During a solar eclipse, the moon passes between the sun and the earth, blocking out the sun and casting a shadow on the earth. On Monday, Aug. 21, that shadow will pass through Oregon, starting at the coast and crossing the entire state all the way to Idaho.
You will be able to see a partial eclipse, where only a portion of the sun is blocked out, if you stay in Portland. To see a total eclipse, where the sun is completely blocked by the moon, you will need to head south to Woodburn, McMinnville or beyond.
The only safe way to look directly at the uneclipsed or partially eclipsed sun is through special solar filters. Ordinary sunglasses, even very dark ones, are not safe for looking at the sun! Safe solar eclipse eyeglasses are a hundred times darker than sunglasses.
It is important that you use solar filter glasses that have been certified as meeting international standards for safe solar viewing.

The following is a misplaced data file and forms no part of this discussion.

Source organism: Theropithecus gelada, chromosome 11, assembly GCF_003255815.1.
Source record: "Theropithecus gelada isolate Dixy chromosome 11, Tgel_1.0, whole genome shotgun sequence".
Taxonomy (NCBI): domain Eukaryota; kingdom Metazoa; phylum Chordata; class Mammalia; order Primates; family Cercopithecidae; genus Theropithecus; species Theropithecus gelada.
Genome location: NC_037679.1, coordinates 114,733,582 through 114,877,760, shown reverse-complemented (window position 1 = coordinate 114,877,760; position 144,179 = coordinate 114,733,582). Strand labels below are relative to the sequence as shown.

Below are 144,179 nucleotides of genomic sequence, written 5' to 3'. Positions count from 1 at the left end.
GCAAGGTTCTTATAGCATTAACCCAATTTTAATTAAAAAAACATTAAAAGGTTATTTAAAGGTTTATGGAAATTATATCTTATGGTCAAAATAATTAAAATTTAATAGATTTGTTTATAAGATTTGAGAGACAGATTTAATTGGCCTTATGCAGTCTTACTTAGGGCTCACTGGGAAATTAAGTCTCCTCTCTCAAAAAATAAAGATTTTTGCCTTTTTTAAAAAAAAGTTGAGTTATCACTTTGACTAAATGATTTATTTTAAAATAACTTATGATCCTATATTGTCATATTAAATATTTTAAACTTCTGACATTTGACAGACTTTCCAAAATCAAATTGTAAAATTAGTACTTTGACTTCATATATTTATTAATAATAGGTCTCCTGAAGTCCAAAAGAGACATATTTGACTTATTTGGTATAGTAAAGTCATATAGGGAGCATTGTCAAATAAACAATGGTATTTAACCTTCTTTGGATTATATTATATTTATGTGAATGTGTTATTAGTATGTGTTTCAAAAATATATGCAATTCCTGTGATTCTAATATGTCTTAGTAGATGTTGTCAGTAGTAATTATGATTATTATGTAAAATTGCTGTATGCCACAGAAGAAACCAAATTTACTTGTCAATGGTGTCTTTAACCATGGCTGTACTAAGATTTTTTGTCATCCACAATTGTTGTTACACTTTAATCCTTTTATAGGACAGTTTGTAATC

Once you are ready to use your glasses, stand still and cover your eyes with your eclipse glasses before looking up at the bright sun. After glancing at the sun, turn away and remove your filter glasses— do not remove them while looking at the sun.
If you are within the path of the total eclipse, remove your solar filter glasses only when the moon completely covers the sun's bright face and it suddenly gets quite dark.
Experience totality, then, as soon as the bright sun begins to reappear, replace your solar viewing glasses to glance at the remaining partial phases.
You should not look at the sun through a camera, a telescope, binoculars, or any other optical device, even while using your eclipse glasses — the concentrated solar rays will damage the filter and enter your eyes causing serious injury!
A solar eclipse is one of nature's grandest spectacles. By following these simple rules, you can safely enjoy the view and be rewarded with memories to last a lifetime.
Karen Winchester, M.D., is a Board Certified Ophthalmologist at Eye Care Northwest, Southwest 31st Avenue.